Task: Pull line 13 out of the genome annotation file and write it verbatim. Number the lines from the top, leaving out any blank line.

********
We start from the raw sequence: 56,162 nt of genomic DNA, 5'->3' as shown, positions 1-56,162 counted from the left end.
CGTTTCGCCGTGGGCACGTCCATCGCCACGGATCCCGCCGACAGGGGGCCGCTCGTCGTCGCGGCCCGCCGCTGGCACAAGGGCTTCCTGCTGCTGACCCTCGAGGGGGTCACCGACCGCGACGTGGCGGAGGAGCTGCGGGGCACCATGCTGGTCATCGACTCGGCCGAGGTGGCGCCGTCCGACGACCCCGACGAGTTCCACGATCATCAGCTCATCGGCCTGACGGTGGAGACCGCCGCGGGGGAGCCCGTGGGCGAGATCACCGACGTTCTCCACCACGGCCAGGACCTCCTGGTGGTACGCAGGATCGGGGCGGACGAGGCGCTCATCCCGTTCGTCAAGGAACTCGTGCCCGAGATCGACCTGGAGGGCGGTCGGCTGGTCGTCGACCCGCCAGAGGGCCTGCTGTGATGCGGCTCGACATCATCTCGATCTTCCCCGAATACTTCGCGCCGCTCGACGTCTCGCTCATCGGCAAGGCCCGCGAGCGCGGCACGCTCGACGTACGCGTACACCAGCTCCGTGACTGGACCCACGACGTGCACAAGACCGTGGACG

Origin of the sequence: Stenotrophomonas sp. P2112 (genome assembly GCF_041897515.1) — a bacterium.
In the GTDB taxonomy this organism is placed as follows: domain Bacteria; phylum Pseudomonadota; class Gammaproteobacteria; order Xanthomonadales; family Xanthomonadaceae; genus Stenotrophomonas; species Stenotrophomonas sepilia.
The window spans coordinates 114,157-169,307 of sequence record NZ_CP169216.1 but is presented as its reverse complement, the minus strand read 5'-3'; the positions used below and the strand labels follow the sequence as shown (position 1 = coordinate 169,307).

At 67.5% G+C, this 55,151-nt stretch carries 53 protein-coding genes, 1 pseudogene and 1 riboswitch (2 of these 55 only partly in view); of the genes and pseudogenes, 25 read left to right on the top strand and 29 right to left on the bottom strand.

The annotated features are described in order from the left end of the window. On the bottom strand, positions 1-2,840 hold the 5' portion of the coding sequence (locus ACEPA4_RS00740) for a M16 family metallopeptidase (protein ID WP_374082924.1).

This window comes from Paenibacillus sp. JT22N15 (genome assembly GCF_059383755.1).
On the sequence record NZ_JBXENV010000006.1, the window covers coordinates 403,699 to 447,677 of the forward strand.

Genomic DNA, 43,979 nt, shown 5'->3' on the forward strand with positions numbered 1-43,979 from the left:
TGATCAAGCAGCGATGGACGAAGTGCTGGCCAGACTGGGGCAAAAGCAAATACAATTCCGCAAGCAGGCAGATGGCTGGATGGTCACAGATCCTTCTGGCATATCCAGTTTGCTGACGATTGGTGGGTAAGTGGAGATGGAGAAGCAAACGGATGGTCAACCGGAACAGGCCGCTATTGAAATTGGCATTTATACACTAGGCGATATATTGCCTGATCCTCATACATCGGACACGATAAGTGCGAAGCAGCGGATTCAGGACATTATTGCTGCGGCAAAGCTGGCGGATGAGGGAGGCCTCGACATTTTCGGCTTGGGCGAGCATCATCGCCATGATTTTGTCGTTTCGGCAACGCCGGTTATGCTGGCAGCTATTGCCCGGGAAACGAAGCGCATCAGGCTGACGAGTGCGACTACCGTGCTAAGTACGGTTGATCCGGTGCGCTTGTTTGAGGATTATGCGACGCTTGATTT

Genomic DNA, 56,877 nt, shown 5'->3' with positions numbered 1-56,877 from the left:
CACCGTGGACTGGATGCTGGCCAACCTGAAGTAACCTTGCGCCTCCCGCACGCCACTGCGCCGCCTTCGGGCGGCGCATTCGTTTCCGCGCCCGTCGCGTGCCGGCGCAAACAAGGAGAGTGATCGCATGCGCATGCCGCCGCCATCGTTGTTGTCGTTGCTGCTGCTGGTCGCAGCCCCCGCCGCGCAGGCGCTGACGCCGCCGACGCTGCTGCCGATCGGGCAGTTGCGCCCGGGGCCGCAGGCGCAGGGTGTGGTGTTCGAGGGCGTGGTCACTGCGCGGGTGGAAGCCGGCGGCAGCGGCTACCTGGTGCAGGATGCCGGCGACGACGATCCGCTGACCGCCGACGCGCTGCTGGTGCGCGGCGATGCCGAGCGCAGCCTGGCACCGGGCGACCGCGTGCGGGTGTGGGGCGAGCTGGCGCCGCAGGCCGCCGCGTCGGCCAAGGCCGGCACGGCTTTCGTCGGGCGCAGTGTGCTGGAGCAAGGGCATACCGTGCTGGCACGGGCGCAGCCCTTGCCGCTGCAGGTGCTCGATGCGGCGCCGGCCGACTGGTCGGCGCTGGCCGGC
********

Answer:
CACCGTGGACTGGATGCTGGCCAACCTGAAGTAACCTTGCGCCTCCCGCACGCCACTGCGCCGCCTTCGGGCGGCGCATTCGTTTCCGCGCCCGTCGCGTGCCGGCGCAAACAAGGAGAGTGATCGCATGCGCATGCCGCCGCCATCGTTGTTGTCGTTGCTGCTGCTGGTCGCAGCCCCCGCCGCGCAGGCGCTGACGCCGCCGACGCTGCTGCCGATCGGGCAGTTGCGCCCGGGGCCGCAGGCGCAGGGTGTGGTGTTCGAGGGCGTGGTCACTGCGCGGGTGGAAGCCGGCGGCAGCGGCTACCTGGTGCAGGATGCCGGCGACGACGATCCGCTGACCGCCGACGCGCTGCTGGTGCGCGGCGATGCCGAGCGCAGCCTGGCACCGGGCGACCGCGTGCGGGTGTGGGGCGAGCTGGCGCCGCAGGCCGCCGCGTCGGCCAAGGCCGGCACGGCTTTCGTCGGGCGCAGTGTGCTGGAGCAAGGGCATACCGTGCTGGCACGGGCGCAGCCCTTGCCGCTGCAGGTGCTCGATGCGGCGCCGGCCGACTGGTCGGCGCTGGCCGGC